The most desirable of all beef roasts happens to be Lobel’s signature roast. A traditional choice for festive occasions, these well-aged roasts are impressive in presentation and a delight on the palate—exquisitely flavorful and tender.

Berkshire Crown Roast of Pork
Our Berkshire Crown Roast of Pork is the very essence of drama at the dinner table. Two pork racks are expertly joined into a circle for filling with your favorite stuffing. Each rib is Frenched by hand to expose the tip of each bone, creating an eye-catching presentation. When roasted and served, this crown of golden brown will punctuate the ambiance of any celebratory occasion.

Surf & Turf
Surf & Turf is a grand meal. It’s synonymous with celebration, special occasions, and pulling out all the stops. It’s not one of those meals you have just any day of the week. And with a Lobel’s steak accompanied by one of our Maine Lobster Tails, you’ve got the very best that land and sea have to offer.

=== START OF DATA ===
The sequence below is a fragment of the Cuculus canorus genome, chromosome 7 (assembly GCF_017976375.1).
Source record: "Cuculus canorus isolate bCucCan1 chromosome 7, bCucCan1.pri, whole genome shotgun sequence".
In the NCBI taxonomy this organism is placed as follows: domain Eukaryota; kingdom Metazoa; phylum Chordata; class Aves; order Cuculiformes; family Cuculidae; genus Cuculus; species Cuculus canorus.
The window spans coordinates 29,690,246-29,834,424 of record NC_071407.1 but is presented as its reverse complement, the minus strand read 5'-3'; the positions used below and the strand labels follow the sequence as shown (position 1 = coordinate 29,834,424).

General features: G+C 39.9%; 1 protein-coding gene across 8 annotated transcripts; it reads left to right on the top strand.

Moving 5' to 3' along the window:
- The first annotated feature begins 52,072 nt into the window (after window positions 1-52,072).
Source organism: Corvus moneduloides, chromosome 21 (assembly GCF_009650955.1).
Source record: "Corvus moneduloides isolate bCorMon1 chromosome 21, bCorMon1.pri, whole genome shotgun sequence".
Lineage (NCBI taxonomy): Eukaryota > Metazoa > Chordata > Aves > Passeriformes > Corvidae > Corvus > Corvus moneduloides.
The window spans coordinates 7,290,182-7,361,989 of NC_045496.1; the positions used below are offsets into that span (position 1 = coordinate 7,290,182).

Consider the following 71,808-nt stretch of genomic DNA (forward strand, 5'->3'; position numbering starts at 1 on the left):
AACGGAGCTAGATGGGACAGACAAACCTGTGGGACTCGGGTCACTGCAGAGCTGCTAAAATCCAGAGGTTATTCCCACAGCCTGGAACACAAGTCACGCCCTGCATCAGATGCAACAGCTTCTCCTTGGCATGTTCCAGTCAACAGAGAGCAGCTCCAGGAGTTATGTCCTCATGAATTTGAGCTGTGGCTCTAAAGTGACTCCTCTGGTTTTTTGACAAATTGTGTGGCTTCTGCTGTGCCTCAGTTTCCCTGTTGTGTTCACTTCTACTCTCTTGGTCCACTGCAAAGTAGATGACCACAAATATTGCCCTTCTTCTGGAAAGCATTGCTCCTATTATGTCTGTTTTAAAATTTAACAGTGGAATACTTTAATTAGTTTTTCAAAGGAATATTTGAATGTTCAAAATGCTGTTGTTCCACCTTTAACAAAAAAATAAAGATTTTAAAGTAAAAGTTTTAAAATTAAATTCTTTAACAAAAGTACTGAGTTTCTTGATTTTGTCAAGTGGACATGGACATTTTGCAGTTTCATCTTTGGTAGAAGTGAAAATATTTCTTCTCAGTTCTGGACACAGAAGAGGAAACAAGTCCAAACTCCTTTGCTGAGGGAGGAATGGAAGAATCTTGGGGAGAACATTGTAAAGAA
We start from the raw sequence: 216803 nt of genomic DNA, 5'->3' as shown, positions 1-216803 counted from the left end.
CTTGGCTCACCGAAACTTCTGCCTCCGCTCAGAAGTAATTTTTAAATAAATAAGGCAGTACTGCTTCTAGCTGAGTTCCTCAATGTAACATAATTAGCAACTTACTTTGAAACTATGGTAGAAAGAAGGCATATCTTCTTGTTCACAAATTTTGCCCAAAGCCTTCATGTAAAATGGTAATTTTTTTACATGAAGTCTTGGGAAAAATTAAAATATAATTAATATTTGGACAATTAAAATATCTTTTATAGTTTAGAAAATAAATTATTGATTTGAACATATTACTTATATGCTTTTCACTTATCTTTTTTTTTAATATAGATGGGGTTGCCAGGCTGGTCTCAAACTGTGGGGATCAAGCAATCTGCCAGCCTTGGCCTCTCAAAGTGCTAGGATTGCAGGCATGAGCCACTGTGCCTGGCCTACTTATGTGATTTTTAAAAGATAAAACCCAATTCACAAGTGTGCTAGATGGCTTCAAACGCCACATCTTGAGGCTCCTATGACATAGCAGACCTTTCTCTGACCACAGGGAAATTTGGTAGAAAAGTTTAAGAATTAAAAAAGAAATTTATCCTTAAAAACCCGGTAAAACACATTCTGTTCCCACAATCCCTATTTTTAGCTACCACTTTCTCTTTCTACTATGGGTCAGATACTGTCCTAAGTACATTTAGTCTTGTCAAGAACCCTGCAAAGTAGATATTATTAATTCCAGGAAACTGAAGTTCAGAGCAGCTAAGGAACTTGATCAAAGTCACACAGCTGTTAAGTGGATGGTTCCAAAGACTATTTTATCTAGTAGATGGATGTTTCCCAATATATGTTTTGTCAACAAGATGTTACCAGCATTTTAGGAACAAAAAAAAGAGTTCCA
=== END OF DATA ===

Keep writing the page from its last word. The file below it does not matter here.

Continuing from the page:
Crowd-Pleasing Favorites: On the Buffet

For a large party or an open-house style gathering, a buffet might be more convenient than a sit-down dinner. We have several options in our Butcher Shop that lend themselves wonderfully to buffet carving stations or platters of single-serving portions.

Ready-Made Kabobs
Lobel’s Ready-Made Kabobs are not just meat cut into cubes. They’re hand-cut into cubes, then threaded onto wooden skewers. They are ready to grill or broil practically right out of the box—just bring them to room temperature first.

Smoked Bone-In Hams
Processed to Lobel’s of New York specifications, each ham is steeped in a maple-sugar and spice brine for a week before it is double-smoked in small batches with apple wood for 16 days. This time-honored method of hand-crafting yields a ham of incomparable tenderness and complex flavors.

Dry-Aged Shell Roasts